Last week in Birmingham, Ala., Richard Cordray, the newly appointed director of the Consumer Financial Protection Bureau, reiterated his agency’s intent to end illegal activity in the payday lending industry. I commend this effort.
My trade group, the Online Lenders Alliance, is doing its part to stop any illegal activity that threatens our industry and consumers by setting an example. OLA’s best practices and code of conduct require that our members adhere to the highest standards of conduct and fully comply with federal law. Members may not engage in any false, misleading or deceptive advertising or marketing practices. We also believe strongly in helping consumers help themselves by providing referrals to credit counseling, education and assistance where appropriate.
Any company that violates our standards will lose its membership, and thus the right to display our seal of approval on its website. Since our founding in 2005, we’ve terminated one member, and rejected applications to join from two companies.
OLA and its members are committed to working with the CFPB and other regulatory agencies to ensure that consumers are protected from unscrupulous lenders. At the same time, it is essential that the CFPB ensures that consumers continue to have online access to emergency credit products such as those offered by OLA members. Convenient and safe online financial products are a vital resource for millions of Americans.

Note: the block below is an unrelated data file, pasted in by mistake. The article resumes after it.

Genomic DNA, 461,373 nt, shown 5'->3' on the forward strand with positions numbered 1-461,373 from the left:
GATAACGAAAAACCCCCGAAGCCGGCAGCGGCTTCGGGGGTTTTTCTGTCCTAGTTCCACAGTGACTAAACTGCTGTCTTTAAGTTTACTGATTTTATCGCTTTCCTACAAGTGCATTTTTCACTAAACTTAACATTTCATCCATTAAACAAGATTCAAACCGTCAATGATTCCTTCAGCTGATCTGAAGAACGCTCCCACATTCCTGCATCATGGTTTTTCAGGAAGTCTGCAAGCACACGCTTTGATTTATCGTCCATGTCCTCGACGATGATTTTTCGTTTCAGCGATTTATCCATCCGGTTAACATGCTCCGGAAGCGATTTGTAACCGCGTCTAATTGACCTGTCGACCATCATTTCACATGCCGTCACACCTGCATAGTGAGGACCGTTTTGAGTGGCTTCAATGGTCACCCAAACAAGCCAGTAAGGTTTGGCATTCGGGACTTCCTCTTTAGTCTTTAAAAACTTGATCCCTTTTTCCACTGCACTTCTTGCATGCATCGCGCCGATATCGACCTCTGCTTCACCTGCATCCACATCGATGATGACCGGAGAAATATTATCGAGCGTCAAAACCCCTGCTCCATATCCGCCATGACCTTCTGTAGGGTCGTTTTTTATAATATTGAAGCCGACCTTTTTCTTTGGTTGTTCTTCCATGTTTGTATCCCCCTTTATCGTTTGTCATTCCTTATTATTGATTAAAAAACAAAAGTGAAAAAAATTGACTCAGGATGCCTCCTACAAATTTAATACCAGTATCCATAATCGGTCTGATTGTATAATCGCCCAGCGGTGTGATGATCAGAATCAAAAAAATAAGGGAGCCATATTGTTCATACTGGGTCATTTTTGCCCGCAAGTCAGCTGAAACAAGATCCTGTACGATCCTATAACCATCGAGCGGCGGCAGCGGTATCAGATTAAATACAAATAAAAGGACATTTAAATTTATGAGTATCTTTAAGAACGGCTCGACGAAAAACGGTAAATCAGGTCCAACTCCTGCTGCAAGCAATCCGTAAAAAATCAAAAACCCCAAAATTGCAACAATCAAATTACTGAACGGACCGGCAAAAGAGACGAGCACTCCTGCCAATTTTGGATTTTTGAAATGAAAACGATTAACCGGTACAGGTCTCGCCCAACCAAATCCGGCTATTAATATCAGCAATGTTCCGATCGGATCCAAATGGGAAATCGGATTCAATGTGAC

Consumers seeking short-term, small-dollar loans are increasingly choosing online lenders for the convenience and safety provided by the Internet. According to a recent analysis by JMP Securities, 36% of short-term loans in 2011 were made by online lenders and by 2016 online lending will represent over two-thirds of short-term loan volume. This makes perfect sense given the increased convenience and safety provided by the Internet.
Like all other segments of the population, underbanked consumers expect to be able to access their credit products via the Internet. In the November 2011 Underbanked Financial Sentiment Index survey, published by our member company Think Finance, almost 90% of underbanked respondents said they had broadband or high-speed Internet access, 96% owned a computer, over 80% indicated that they used at least one social media site, and over half had a smartphone.
It’s clear from the data that online financial services are here to stay and will play an increasingly important role for all Americans, not just the wealthy. It is critically important that the CFPB work closely with the online lending industry to protect the rights of underbanked consumers to access emergency cash products through online and mobile channels.
Lisa McGreevy is president and chief executive of the Online Lenders Alliance, a professional association for companies that provide access to short-term, small-dollar loans via the Internet.